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Christine Norrie and Andrew Lis, a married couple; their daughter, Josie; and their dog, Orwell.

Linda Cook Mann, Benjamin James
Auguste Olson, Mark David & Co.
Anthony Dellecave, Citi Habitats

Norrie and Lis live with their toddler and their foxhound mix in a tiny two-bedroom fifth-floor walk-up on Thompson Street. When their lease expired this February, the two went month-to-month, paying $1,850, but will go as high as $2,450 for the right space. (They want to stay in the West Village but won’t pay more than that because they’re saving to buy a place.) Norrie, an artist at work on her next graphic novel, Breaking Up, could use more work space; she’d also love a dishwasher. Lis, who troops to the laundromat once a week, wouldn’t mind a washer and dryer in the building, and Josie looks forward to splashing around in a full-size tub instead of their current mini-version. (Orwell just wants to be loved.) The family tried Staten Island a couple of years back—in a three-story Victorian—but “nobody ever came out,” says Norrie. “This is how we want to raise our child. We want Josie to be a Village kid, and we’ll sacrifice space for that.”

Each broker had a week to find a place, and got one shot: one walk-through of one apartment.

82 Charles Street

Brokers: Linda Cook Mann (pictured) of Benjamin James and listing broker Maria Enns of
Apartment: One-bedroom, one-bath, fourth-floor walk-up (convertible to two-bedroom); co-op interview required.
Monthly rent: $2,400.

“This has been an enormous challenge. $2,400—that’s basically a studio! Even if you have a higher budget, you’ll still have to compromise.”

Christine: “This is a little larger than what we have now. Ours is pretty bright—it’s got east and west exposures—but this seems like it has light from all sides. I notice when there are shortcomings in apartments they say it’s European. We have a European bathtub; this has a real tub. The kitchen is lovely—I can’t get over the size of the sink! But where’s the dishwasher?”

Christine: “Going from a two-bedroom to a one-bedroom and putting up a wall feels like college again. The co-op interview sounds nerve-racking. The concept of living with people whom you need approval from is strange. But it could be good practice, since we do want to buy a co-op someday.”

101 Charles Street

Broker: Auguste Olson (pictured) of Mark David & Co.
Apartment: One-bedroom, one-bath, fourth-floor walk-up; pets allowed on a case-by-case basis.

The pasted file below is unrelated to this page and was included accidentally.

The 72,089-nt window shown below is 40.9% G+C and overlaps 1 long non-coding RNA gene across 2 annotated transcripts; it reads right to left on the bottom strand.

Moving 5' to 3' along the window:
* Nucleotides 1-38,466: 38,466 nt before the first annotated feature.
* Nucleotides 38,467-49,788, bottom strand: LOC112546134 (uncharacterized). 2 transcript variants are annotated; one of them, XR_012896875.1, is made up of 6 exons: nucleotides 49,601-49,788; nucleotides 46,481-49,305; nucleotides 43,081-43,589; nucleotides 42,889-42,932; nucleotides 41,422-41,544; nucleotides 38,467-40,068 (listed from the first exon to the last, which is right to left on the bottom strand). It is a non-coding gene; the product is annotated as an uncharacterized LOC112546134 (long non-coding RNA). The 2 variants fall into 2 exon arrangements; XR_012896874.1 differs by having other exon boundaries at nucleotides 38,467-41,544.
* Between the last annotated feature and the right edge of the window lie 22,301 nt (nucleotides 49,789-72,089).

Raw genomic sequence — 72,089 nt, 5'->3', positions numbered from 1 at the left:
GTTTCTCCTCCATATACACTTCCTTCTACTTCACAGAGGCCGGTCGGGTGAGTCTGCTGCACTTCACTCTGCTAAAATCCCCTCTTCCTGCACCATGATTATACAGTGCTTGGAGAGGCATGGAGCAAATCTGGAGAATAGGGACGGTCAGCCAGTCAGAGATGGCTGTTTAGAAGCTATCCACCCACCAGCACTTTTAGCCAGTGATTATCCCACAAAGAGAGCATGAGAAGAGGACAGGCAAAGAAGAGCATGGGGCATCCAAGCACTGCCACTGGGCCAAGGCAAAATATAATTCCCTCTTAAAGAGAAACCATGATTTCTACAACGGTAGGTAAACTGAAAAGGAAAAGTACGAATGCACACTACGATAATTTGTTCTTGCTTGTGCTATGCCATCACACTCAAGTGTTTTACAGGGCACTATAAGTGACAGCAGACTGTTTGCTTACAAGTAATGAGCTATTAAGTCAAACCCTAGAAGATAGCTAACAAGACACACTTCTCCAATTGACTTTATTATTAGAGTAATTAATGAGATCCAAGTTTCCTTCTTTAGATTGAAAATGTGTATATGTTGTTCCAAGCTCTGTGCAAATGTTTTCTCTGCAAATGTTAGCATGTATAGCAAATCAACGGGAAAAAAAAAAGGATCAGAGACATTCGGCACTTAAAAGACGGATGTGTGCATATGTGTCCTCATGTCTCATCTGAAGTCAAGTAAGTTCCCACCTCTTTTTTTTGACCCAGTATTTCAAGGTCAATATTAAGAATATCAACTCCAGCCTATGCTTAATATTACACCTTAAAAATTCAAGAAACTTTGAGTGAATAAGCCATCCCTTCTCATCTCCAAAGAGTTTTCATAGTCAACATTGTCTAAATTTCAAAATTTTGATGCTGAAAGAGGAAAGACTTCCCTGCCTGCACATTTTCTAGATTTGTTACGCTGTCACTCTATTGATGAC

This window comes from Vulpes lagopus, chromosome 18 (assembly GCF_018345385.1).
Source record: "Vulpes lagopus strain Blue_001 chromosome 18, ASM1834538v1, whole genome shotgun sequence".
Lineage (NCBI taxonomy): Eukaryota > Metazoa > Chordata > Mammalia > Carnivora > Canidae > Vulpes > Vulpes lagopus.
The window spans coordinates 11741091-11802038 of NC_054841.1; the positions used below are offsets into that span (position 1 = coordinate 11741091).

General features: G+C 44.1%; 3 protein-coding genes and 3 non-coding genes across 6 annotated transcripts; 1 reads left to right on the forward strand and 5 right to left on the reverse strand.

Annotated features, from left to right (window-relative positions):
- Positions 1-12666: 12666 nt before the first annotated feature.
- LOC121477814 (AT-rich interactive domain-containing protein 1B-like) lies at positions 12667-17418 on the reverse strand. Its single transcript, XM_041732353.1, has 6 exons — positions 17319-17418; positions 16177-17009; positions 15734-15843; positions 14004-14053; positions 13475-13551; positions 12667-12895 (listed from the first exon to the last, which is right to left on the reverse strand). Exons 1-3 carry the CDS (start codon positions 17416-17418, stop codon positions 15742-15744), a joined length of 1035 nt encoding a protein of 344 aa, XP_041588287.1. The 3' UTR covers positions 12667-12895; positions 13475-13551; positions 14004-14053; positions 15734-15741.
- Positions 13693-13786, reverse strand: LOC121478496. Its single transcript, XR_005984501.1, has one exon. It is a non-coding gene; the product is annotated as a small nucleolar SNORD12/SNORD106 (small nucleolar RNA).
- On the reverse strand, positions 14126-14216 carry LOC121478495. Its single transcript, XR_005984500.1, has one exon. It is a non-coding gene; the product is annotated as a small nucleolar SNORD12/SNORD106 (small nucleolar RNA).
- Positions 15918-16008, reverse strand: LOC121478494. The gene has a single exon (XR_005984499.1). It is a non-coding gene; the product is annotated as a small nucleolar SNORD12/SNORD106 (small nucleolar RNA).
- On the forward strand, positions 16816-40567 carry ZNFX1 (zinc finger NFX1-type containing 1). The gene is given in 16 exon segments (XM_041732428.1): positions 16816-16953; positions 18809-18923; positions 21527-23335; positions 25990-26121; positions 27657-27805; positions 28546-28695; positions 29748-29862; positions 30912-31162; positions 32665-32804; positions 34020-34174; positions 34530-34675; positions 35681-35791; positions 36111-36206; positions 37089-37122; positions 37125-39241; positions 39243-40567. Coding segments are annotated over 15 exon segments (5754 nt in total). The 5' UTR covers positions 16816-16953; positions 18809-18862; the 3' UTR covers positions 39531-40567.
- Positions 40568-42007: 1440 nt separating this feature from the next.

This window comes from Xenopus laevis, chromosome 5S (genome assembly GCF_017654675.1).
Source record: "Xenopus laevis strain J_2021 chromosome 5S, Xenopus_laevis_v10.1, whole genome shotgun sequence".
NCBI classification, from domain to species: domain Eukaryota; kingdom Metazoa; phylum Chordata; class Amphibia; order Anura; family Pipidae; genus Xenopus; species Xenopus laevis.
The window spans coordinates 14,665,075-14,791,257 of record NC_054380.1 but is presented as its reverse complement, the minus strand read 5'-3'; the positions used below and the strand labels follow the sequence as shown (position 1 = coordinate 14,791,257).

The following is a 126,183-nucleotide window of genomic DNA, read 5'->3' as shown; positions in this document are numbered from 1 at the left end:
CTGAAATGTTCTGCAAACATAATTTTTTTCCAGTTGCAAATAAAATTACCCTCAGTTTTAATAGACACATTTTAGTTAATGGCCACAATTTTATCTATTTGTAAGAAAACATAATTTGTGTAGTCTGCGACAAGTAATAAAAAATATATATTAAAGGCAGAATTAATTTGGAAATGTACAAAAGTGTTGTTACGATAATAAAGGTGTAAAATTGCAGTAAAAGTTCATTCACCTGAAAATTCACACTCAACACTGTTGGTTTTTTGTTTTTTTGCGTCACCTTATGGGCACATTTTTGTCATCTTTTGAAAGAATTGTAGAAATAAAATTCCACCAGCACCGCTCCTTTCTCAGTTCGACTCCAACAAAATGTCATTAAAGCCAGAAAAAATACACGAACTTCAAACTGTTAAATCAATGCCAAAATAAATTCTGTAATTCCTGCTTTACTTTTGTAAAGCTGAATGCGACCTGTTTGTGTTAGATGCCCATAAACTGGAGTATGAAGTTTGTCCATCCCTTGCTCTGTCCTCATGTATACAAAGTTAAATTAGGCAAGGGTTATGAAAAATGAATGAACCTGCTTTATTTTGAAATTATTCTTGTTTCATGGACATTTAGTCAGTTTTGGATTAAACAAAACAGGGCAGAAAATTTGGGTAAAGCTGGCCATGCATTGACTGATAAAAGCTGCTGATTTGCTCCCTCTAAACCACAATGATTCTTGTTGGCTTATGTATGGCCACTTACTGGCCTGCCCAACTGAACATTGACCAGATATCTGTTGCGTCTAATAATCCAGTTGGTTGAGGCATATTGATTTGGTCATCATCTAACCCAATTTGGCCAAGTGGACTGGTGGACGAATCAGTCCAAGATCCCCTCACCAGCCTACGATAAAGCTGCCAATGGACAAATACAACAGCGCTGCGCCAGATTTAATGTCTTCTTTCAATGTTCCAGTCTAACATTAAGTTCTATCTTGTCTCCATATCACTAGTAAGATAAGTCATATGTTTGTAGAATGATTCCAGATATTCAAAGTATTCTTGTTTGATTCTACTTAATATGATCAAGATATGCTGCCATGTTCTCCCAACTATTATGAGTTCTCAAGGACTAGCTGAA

Monthly rent: $2,600.

WHAT THE BROKER SAYS: “The vacancy rate in the West Village is astonishingly low—under 1.2 percent. Locking down a location was hard—I checked every hour, found a gem, and then watched it get rented.”

Andrew: “It’s cute! The washer-dryer in the bathroom is okay, but it can get steamy and noisy in there when it’s running.”
Christine: “Really? You didn’t like the washer and dryer?”
Andrew: “It’s there—I wouldn’t look a gift horse in the mouth.”
Christine: “This kitchen is glorious. Ours is gross—the floor is coming up.”
Andrew: “The schools are two blocks away—that’s good.”

Christine: “Is a washer-dryer and dishwasher worth boosting our rent by $750? For that price we could drop off our laundry and eat at Jane every day. I’m considering getting a studio, so the rent for that place plus this—and this is higher than our ceiling—that’s a lot. [But] I like this one better. If I had my way, I’d knock out that wall and make the bedroom smaller—”
Andrew: “—or divide the bedroom so we can have one for Josie.”
Christine: “The hallways are creepy.”

56 Morton Street

Brokers: Anthony Dellecave (above) and listing broker Ehud Eliasi, both of Citi Habitats.
Apartment: Two-bedroom third-floor walk-up; $2,500–$2,600.

“The search was a little tougher than I expected because they were looking for a two-bedroom for less than $3,000, but they were awesome and responsive to all my e-mails. I saw a lot of places that were dark and small, nothing that I felt comfortable putting a couple and a child in, but this one was a great find.”

Christine: “The kitchen’s nice and clean—there’s counter space. The master bedroom’s big enough for my drafting table. It feels like a real home, this one. I like this area—it’s quieter. Where we are now is noisy at night. We hear the college students screaming for world peace, and I support that, but … ”
Andrew: “I like it. I like it quite a bit.”
Christine: “It’s got a nice charm to it. As soon as I saw the façade outside, my heart started beating.”
Andrew: “What I really like is that Josie would have a room of her own. And we’d have a nice-size one. But the price is ‘to be determined’?”

Christine: “I love it—but there’s no tub! I’m bummed about the tub! It may seem so minimal to someone else, but Josie loves baths.”
Andrew: “Sooner or later she’s going to have to learn to take a shower, right?”
Christine: “The living room has no place for a dining table, and there’s no place to put it in the kitchen. We’d have to eat Japanese style.”

Anthony Dellecave and 56 Morton Street, though Christine says Mann’s attempts to stay within their range and attention to their calls and e-mails impressed them. And in the end, the family may not move after all.

Christine: “You know 99 percent of the time you’re not going to get everything you want, but you hope to see that 1 percent. We really liked the Morton Street building and the space, but our rent would’ve gone up $800 and we still wouldn’t have a tub, a dishwasher, or a washer-dryer. But now we know where we stand. We realize we have a nicer apartment than we thought we did. Our landlady’s great—she says we can give her a laundry list of what we want fixed.”

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